Once again we reached the thousand line with 1,085 players in IMPs and 767 in MPs.
I have made the top 3 list: Jacques (FR) with 82.69%, Colin Deheeger (FR) with 80.37% and Elena Garcia (ES) with 74.58%. With one total zero, I finished 348th with 50.89% and didn’t manage to get to my friends’ top list. Colin won with a big margin in front of MagellanZ with 72.55% and shaymin (HR) with 70.81%.
With one total zero, I finished 348th with 50.89% and didn’t manage to get to my friends’ top list. Colin won with a big margin in front of MagellanZ with 72.55% and shaymin (HR) with 70.81%.
It seems that the boards were quite flat since no one scored more than +35 IMPs. But it was not true, by hitting the jackpot with 3 very aggressive/lucky slams, it was possible to score around +50 IMPs.
In reality, no one guessed everything right when I finished the boards on the live stream. Nico6278 (FR) and Daver50 (US) were the best with +35 IMPs, Trijeron (CZ) was third with +34 IMPs. Shaymin (HR) got to the top list and is second on my friends’ list. The rest of my friends did similar as I did – no slam, but still +23 IMPs due to solid play.
Bridge is a partnership game and you have to cooperate with partner to do well!
Partnership agreements and cooperation determine who wins or loses in bridge. Unfortunately, we cannot persuade the computer to be on the same page as us. I am looking forward to the future when we will be able to train our own artificial intelligence and teach it our standards and conventions. Until then we have to adjust to Argine and learn from the bad/good boards. Here are some examples from this week.
You get a nice 5-5 hand with 15 HCP and 5 losers. You open standard 1♠, partner responds 1NT (non-forcing) and you rebid 2♦. West doubles for takeout and East bids 2♥. I decided to bid one more time to show my full distribution and strength. West as well as North passed over 3♦ but East pushed one more time to 3♥.
In MPs, +200 for 3♥x -1 will surely be a top score. But with good values opponents can make 3♥ and in that case we want to push into 4♦, which should be down one at worst. Passing is an option but +100 or -140 can be a very bad score so you want to do something. It is your partner who should decide what is better based on his hand. I have already showed 5♠5♦ and extras so a double at this position cannot be penalty.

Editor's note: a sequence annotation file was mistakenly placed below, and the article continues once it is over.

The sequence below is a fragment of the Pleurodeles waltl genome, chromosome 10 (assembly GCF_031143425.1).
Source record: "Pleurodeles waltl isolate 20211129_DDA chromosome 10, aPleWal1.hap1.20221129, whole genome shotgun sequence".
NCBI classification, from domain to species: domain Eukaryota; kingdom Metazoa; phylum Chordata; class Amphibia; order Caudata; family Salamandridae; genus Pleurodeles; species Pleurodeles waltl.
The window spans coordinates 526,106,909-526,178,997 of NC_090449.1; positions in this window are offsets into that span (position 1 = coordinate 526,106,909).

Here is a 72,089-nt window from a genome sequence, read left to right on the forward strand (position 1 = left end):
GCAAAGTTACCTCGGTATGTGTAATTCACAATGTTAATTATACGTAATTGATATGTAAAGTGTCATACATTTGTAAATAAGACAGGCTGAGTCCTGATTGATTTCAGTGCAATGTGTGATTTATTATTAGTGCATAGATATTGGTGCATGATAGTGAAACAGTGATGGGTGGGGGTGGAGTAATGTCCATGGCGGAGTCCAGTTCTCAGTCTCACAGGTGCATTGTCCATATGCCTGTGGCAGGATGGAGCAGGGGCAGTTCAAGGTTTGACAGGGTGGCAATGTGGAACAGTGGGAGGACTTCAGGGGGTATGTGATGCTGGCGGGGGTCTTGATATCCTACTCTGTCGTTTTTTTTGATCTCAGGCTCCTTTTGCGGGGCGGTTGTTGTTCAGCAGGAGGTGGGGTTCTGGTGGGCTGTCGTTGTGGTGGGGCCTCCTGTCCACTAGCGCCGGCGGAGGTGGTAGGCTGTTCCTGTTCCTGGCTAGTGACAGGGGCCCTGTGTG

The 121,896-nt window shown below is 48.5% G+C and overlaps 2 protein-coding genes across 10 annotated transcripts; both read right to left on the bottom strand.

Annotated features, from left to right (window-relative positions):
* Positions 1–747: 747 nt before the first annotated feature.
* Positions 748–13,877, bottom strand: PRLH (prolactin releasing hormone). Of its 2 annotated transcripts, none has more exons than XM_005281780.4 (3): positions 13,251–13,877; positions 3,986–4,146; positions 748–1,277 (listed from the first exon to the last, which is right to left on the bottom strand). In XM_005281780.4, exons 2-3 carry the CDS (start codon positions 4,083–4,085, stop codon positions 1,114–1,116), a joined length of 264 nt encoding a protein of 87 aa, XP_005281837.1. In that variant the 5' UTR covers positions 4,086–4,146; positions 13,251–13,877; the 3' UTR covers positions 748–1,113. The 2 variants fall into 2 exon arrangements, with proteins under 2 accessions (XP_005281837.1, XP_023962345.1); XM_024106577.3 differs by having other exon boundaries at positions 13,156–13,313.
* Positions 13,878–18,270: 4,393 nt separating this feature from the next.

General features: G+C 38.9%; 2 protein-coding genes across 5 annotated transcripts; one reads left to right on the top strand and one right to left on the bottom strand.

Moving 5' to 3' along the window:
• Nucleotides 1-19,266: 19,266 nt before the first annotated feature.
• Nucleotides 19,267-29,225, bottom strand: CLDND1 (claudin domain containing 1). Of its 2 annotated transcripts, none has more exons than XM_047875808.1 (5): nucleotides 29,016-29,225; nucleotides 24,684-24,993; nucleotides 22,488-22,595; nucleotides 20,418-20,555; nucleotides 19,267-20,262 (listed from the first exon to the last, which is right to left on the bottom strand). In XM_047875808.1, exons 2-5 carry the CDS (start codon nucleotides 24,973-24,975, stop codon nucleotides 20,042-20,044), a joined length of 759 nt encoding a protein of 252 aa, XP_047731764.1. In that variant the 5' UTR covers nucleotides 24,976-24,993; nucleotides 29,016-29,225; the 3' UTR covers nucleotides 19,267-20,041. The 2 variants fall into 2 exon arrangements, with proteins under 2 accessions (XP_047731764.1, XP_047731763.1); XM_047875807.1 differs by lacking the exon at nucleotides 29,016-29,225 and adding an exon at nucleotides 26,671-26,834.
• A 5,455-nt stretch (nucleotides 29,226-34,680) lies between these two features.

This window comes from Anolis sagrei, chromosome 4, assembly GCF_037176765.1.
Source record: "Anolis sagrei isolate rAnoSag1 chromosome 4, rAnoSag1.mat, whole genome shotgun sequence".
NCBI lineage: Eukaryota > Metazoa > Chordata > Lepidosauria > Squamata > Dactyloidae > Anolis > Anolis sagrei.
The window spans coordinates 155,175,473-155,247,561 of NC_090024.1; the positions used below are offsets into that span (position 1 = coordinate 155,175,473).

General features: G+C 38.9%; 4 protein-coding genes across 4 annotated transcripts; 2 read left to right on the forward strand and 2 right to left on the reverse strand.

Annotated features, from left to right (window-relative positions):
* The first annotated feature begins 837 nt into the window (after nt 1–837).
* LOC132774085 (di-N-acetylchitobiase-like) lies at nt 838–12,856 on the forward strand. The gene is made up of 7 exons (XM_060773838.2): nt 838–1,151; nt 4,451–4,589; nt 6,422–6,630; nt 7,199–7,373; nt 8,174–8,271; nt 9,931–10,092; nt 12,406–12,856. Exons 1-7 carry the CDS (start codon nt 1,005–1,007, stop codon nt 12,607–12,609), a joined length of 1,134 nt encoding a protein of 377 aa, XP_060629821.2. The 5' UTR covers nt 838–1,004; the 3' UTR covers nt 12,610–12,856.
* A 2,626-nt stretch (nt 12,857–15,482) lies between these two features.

Unfortunately, partner thought otherwise and passed with the following hand:
It must be clear to North that with a 5-card diamond fit and no defensive tricks, opponents will make 3♥. 4♦ is a clear bid and if EW go to 4♥, North should even push to 5♦. At least now I know that 3♥x +3 is 1,330 points – expensive lesson.
Double is cooperational (partner, do something smart based on your hand) when:
- The person who is doubling already showed the distribution.
- Both partnerships fight for a partscore, sometimes even a game, and you don’t know whether to overbid or let opponents play.
- Partner is reasonable and can evaluate his hand well and think logically – this might be the main point before you try it.
Here is another example from the MP tournament. As South, you hold:
After three passes, North opens 1♦ and East overcalls 1♠. You decide to support the diamonds instead of bidding 1NT and the right-hand opponent bids one more time. What now?
Our partnership is a bit stronger and opponents are in the best contract. You don’t have a clear bid but your distribution is pretty limited: you cannot have 4♥ since you didn’t double the first time, you don’t have 5♣, otherwise you will bid 3♣ or 2♣ instead of 2♦, and you don’t have 5♦, otherwise you will overbid to 3♦.
The only reasonable choice with this hand is a double that shows a maximum hand and asks partner to decide what is best. On this board partner decided to overbid to 3♦ with the following hand:
Some people may pass, some will bid 3♦. For making 3♦, you need the ♣K or the ♦A in the West hand, which is a reasonable chance. 2♠ goes only one down, which is only +100 if you double instead of +110. If North had the ♥A instead of the ♠Q and the ♥Q, he would pass and we would collect +300 for 2♠x -2.
Another cooperational bid is Splinter
Splinter is a jump to the 4th level in a new suit and shows shortness in the bid suit, a 4-card fit and enough values to make a game. Look at the following hand:
You open 1♥ and partner responds 1♠. With only 5 losers, primary values and a 4-card fit, you have a great hand for Splinter.
It describes the hand well and partner can react based on his strength:
- With a minimum hand (only 2 tricks), he should sign off in 4♠.
- With 3 useful honors, he should re-invite to a slam by showing a control in the next following suit.
- With 4 potential tricks, he should push into a slam.
This was North’s hand and Argine signed off in 4♠. 6♠ were making because the ♦A is with East and hearts and spades split so you can discard a third diamond on the established hearts.
Consider these hands. What would you do after 4♣ as North?
I will cuebid with 4♥ to show an interest in the slam if partner has a maximum: ♠AK, ♥A, ♦AK.
Same with this hand. I will bid 4♦ as a cuebid. This hand can potentially cover 3-4 losers depending on partner’s hand. If North is still not sure, he can invite one more time with 4♥.
This hand is strong enough to ask for the key cards. If partner shows 3 out of 5, I will go into a slam.
This hand is not strong in shape but has values. You cover 3 losers for sure and with 3 key cards, the slam should have a decent chance or be laydown.
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